and wherein the communication application is configured to generate and send a SIP 305 Use Proxy response message to the PBX if the SIP request message was not sent via the enterprise voice application server, wherein the SIP 305 Use Proxy response message references the enterprise voice application server in a Contact field.
11. The client device claimed in claim 10, wherein the SIP request message is an INVITE message relating to a call request from a remote party received by the PBX over the public switched telephone network.
12. The client device claimed in claim 10, wherein the communication application is configured to read a Via header of the SIP request message and evaluate whether an address for the enterprise voice application server is listed in the Via header to determine whether the SIP request message was sent via the enterprise voice application server.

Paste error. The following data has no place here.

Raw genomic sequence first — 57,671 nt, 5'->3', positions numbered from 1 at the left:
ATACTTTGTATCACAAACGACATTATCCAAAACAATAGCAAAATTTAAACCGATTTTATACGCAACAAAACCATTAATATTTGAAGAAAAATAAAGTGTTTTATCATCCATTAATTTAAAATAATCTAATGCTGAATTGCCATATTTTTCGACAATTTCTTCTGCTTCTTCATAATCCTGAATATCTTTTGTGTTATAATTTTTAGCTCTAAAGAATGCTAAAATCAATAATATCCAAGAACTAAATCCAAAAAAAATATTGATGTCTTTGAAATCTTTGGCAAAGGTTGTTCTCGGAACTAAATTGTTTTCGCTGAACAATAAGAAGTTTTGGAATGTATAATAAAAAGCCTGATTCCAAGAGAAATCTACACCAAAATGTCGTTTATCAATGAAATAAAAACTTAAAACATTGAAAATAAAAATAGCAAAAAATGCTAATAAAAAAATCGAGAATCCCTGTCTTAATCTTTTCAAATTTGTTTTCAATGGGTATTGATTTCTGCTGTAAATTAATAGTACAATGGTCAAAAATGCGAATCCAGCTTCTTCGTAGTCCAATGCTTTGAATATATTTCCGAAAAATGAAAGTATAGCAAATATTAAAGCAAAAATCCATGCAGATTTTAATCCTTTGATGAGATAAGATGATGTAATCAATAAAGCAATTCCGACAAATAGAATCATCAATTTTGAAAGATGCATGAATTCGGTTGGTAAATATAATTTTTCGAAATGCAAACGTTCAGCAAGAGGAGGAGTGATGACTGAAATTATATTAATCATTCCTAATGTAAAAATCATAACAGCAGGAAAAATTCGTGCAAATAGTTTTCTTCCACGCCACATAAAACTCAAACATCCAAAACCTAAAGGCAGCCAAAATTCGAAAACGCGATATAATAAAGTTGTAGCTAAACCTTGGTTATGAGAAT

13. The client device claimed in claim 10, wherein the client device comprises one of a mobile device, softphone, and desk telephone set.
14. The client device claimed in claim 10, wherein the SIP 305 Use Proxy response message includes the Proxy URI in the Contact field.
15. The client device claimed in claim 10, wherein the SIP 305 Use Proxy response message includes the second IP address in the contact field.
16. A computer program product comprising a machine-readable medium having encoded thereon computer executable instructions for enforcing use of an enterprise voice application server as a SIP proxy server for enterprise VoIP communications, wherein the enterprise includes a client device having a first IP address and a client uniform resource identifier (URI), and a Private Branch exchange (PBX) configured as a SIP registrar having a registration entry binding the client URI to the first IP address, the enterprise voice application server having a proxy URI and a second IP address, the computer-executable instructions comprising: